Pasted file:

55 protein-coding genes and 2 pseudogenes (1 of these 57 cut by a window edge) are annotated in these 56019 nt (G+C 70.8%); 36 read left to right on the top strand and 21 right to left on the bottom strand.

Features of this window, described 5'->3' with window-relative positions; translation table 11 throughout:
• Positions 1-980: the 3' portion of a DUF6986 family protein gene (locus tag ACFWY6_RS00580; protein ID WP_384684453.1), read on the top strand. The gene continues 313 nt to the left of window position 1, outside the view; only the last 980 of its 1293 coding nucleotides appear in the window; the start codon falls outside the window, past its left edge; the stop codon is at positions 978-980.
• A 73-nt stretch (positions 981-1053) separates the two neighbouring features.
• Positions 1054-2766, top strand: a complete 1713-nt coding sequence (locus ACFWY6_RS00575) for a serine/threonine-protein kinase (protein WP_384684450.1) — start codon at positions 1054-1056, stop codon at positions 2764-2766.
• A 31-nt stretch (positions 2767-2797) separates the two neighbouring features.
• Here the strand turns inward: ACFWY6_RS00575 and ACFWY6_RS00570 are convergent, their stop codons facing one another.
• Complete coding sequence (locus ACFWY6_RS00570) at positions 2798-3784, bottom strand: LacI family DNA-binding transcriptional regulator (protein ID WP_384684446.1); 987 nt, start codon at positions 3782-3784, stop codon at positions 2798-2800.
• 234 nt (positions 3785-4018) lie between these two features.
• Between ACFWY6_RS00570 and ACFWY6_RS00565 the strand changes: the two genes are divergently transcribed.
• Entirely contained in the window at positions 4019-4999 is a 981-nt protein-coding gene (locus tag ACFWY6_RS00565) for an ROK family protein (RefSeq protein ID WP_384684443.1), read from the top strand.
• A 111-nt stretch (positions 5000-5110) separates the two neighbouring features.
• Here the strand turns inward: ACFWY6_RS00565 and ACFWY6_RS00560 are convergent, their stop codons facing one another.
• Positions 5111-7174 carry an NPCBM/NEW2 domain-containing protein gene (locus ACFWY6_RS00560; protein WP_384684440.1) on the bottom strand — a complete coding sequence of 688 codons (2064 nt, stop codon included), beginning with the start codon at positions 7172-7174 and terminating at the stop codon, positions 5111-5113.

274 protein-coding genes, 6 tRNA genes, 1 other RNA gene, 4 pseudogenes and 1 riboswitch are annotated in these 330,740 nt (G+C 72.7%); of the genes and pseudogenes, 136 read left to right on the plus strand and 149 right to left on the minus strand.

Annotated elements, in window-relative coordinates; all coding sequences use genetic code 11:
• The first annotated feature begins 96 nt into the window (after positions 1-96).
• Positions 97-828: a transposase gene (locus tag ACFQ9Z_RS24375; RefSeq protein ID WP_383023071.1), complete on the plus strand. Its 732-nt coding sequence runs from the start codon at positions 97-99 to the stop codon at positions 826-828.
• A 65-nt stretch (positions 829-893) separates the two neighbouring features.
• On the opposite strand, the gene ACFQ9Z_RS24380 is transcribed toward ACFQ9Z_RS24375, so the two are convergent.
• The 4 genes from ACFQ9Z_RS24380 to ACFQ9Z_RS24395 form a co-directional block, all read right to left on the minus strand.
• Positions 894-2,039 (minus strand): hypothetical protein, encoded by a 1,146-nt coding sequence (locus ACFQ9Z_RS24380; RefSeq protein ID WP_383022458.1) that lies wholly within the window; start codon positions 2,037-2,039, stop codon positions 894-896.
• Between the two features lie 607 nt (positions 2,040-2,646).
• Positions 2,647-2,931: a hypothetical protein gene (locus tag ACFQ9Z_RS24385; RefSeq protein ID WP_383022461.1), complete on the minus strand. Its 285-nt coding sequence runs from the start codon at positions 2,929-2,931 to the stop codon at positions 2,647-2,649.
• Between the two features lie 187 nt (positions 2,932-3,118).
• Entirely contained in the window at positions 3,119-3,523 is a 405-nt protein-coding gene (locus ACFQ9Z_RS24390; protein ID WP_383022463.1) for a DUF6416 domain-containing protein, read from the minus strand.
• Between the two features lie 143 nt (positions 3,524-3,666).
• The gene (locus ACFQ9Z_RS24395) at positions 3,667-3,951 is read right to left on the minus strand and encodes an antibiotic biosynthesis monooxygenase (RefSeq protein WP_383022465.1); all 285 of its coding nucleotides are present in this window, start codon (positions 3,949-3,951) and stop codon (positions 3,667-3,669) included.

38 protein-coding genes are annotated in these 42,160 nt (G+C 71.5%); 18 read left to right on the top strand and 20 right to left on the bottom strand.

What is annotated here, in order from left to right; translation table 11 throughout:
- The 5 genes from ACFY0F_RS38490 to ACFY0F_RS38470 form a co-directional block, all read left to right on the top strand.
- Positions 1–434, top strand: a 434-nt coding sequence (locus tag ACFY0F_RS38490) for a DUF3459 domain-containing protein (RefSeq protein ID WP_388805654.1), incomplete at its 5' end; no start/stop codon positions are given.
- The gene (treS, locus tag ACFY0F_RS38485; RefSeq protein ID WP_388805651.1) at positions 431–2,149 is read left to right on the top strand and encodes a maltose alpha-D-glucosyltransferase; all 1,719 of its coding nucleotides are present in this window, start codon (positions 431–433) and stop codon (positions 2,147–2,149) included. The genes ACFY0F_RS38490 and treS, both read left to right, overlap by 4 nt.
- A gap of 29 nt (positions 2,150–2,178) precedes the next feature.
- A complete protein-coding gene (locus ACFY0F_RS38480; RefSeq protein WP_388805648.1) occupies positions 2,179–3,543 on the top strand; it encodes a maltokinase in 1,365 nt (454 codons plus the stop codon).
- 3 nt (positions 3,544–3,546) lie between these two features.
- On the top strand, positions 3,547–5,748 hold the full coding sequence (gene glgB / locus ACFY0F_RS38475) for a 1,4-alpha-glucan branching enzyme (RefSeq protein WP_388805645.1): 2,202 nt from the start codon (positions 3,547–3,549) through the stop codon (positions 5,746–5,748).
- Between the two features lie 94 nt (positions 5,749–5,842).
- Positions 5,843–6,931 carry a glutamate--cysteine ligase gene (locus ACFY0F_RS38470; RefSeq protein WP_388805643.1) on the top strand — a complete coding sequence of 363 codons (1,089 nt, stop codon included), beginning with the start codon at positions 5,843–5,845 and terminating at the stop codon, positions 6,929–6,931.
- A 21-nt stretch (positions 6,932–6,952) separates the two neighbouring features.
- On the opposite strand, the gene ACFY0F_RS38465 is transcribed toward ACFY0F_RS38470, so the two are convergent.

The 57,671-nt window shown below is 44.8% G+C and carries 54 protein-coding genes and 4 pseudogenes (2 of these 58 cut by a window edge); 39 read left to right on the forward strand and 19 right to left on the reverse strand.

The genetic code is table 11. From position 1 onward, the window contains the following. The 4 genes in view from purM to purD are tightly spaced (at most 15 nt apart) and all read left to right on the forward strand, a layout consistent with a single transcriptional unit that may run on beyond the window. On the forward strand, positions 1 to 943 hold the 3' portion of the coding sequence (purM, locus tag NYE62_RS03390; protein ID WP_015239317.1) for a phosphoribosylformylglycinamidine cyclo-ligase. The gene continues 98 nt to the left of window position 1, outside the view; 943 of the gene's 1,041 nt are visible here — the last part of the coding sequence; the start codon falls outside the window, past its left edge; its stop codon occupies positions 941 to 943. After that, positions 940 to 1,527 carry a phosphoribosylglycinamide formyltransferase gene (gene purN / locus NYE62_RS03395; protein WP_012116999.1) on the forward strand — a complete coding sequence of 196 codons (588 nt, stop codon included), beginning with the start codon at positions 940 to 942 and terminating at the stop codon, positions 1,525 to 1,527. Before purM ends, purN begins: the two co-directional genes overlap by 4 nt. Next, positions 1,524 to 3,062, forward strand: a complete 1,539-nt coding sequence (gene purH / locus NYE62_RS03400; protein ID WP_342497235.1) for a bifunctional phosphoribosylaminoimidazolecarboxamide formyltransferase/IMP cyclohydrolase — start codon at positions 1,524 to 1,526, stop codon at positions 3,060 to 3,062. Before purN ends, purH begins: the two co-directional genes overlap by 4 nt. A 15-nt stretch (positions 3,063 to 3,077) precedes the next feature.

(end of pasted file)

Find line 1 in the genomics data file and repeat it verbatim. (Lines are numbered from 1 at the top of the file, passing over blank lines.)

55 protein-coding genes and 2 pseudogenes (1 of these 57 cut by a window edge) are annotated in these 56019 nt (G+C 70.8%); 36 read left to right on the top strand and 21 right to left on the bottom strand.